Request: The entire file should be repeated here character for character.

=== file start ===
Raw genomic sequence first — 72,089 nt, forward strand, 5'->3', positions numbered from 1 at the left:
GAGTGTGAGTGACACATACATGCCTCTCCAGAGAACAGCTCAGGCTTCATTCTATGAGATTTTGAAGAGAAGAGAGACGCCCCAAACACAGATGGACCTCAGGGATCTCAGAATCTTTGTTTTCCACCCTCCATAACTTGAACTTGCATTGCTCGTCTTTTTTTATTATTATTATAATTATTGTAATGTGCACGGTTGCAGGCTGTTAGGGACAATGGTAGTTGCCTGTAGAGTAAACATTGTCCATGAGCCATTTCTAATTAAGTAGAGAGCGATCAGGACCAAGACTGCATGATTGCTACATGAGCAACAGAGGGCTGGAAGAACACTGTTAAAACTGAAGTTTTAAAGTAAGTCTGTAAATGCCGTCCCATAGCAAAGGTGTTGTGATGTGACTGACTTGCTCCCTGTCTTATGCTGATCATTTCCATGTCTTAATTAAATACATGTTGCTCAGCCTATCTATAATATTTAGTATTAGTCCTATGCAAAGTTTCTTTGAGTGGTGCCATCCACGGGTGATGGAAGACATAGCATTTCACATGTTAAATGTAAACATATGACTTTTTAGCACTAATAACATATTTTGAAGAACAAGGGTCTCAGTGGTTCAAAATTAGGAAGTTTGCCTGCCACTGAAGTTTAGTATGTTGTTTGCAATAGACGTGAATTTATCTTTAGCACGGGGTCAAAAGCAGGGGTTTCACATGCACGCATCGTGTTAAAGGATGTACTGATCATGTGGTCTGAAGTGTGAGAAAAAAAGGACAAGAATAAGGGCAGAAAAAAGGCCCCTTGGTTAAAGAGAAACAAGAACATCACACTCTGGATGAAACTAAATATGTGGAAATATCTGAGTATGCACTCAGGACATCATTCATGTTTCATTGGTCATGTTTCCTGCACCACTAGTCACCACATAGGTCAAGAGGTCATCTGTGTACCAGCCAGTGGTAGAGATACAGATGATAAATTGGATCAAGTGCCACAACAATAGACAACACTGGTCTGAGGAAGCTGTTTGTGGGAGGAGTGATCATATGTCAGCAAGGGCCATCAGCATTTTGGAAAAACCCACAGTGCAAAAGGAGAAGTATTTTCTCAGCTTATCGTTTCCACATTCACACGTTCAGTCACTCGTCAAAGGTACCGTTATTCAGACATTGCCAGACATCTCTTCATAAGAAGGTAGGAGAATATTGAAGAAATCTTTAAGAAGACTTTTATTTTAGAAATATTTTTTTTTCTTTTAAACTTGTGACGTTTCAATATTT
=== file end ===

Raw genomic sequence first — 72,089 nt, forward strand, 5'->3', positions numbered from 1 at the left:
GAGTGTGAGTGACACATACATGCCTCTCCAGAGAACAGCTCAGGCTTCATTCTATGAGATTTTGAAGAGAAGAGAGACGCCCCAAACACAGATGGACCTCAGGGATCTCAGAATCTTTGTTTTCCACCCTCCATAACTTGAACTTGCATTGCTCGTCTTTTTTTATTATTATTATAATTATTGTAATGTGCACGGTTGCAGGCTGTTAGGGACAATGGTAGTTGCCTGTAGAGTAAACATTGTCCATGAGCCATTTCTAATTAAGTAGAGAGCGATCAGGACCAAGACTGCATGATTGCTACATGAGCAACAGAGGGCTGGAAGAACACTGTTAAAACTGAAGTTTTAAAGTAAGTCTGTAAATGCCGTCCCATAGCAAAGGTGTTGTGATGTGACTGACTTGCTCCCTGTCTTATGCTGATCATTTCCATGTCTTAATTAAATACATGTTGCTCAGCCTATCTATAATATTTAGTATTAGTCCTATGCAAAGTTTCTTTGAGTGGTGCCATCCACGGGTGATGGAAGACATAGCATTTCACATGTTAAATGTAAACATATGACTTTTTAGCACTAATAACATATTTTGAAGAACAAGGGTCTCAGTGGTTCAAAATTAGGAAGTTTGCCTGCCACTGAAGTTTAGTATGTTGTTTGCAATAGACGTGAATTTATCTTTAGCACGGGGTCAAAAGCAGGGGTTTCACATGCACGCATCGTGTTAAAGGATGTACTGATCATGTGGTCTGAAGTGTGAGAAAAAAAGGACAAGAATAAGGGCAGAAAAAAGGCCCCTTGGTTAAAGAGAAACAAGAACATCACACTCTGGATGAAACTAAATATGTGGAAATATCTGAGTATGCACTCAGGACATCATTCATGTTTCATTGGTCATGTTTCCTGCACCACTAGTCACCACATAGGTCAAGAGGTCATCTGTGTACCAGCCAGTGGTAGAGATACAGATGATAAATTGGATCAAGTGCCACAACAATAGACAACACTGGTCTGAGGAAGCTGTTTGTGGGAGGAGTGATCATATGTCAGCAAGGGCCATCAGCATTTTGGAAAAACCCACAGTGCAAAAGGAGAAGTATTTTCTCAGCTTATCGTTTCCACATTCACACGTTCAGTCACTCGTCAAAGGTACCGTTATTCAGACATTGCCAGACATCTCTTCATAAGAAGGTAGGAGAATATTGAAGAAATCTTTAAGAAGACTTTTATTTTAGAAATATTTTTTTTTCTTTTAAACTTGTGACGTTTCAATATTT